Definition of total capital ratio
Total capital ratio:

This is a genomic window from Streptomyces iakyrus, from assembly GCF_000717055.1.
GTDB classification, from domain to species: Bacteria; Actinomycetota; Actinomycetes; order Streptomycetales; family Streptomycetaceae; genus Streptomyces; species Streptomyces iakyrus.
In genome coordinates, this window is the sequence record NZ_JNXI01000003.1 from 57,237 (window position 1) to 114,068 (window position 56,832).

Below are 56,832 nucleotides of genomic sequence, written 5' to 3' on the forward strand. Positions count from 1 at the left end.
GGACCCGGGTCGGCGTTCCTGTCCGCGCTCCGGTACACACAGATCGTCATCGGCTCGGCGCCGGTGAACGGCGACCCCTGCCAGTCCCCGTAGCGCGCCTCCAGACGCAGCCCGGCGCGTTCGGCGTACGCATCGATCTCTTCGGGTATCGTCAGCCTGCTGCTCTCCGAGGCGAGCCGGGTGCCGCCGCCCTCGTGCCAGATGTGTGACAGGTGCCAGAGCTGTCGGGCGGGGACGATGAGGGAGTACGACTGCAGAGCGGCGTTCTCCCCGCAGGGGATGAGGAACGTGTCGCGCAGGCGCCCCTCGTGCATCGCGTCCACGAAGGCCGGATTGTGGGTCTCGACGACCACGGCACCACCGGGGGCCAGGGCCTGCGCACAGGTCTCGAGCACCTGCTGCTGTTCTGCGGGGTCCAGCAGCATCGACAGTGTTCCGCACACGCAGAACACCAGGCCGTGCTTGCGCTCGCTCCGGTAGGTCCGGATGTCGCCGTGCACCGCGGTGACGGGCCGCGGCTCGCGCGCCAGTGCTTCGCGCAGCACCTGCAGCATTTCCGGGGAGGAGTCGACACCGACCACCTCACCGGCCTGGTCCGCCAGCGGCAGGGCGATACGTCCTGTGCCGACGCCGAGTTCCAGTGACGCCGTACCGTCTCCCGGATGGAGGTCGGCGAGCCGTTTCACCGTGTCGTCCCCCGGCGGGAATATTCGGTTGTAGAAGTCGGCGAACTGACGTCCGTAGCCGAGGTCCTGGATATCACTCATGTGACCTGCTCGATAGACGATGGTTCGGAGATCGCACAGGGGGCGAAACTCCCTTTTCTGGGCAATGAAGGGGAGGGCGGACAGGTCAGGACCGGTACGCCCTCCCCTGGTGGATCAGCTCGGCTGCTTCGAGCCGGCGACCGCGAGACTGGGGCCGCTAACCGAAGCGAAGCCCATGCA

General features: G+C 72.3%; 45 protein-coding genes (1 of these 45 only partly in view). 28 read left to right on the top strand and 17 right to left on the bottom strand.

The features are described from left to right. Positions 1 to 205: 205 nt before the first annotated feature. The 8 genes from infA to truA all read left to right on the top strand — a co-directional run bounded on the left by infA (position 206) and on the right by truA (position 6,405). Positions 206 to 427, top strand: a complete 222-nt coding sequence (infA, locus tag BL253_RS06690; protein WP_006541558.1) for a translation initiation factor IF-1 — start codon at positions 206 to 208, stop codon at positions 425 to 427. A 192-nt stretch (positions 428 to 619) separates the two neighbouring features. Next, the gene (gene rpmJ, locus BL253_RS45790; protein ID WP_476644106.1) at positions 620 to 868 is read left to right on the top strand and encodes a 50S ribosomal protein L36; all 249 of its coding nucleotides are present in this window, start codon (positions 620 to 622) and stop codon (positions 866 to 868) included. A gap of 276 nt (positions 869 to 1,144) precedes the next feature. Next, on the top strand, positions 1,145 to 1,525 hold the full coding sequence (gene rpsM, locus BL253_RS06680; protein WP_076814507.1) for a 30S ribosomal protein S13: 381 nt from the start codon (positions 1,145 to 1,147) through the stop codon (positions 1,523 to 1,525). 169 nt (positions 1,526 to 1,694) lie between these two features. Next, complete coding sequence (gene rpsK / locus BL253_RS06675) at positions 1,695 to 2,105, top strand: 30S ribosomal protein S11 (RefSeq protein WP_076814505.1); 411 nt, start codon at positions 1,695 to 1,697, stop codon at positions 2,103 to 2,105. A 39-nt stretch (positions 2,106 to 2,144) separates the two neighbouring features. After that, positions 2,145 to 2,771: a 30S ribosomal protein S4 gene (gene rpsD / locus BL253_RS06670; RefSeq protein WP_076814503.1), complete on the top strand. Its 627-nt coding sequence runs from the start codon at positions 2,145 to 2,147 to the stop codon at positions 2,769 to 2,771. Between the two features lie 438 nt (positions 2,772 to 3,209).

Capital ratios measure the amount of a bank's capital in relation to the amount of risk it is taking. The idea is that all banks must ensure that a reasonable proportion of their risk is covered by permanent capital. Banks must maintain a minimum total capital ratio of 8%. In effect, this means that 8% of the risk-weighted assets must be covered by permanent or near permanent capital. At least half of the regulatory capital must fall into tier 1, which takes into account just the pure equity capital so the tier 1 ratio must be at least 4%. The risk weighting process takes into account the relative risk of various types of lending. For example, a loan to the British Government would be given a risk weighting of 0% (not risky at all) whereas unsecured personal lending would be given a risk weighting of 100%. The higher the capital adequacy ratios a bank has, the greater the level of unexpected losses it can absorb before becoming insolvent - so the less risky it should be.
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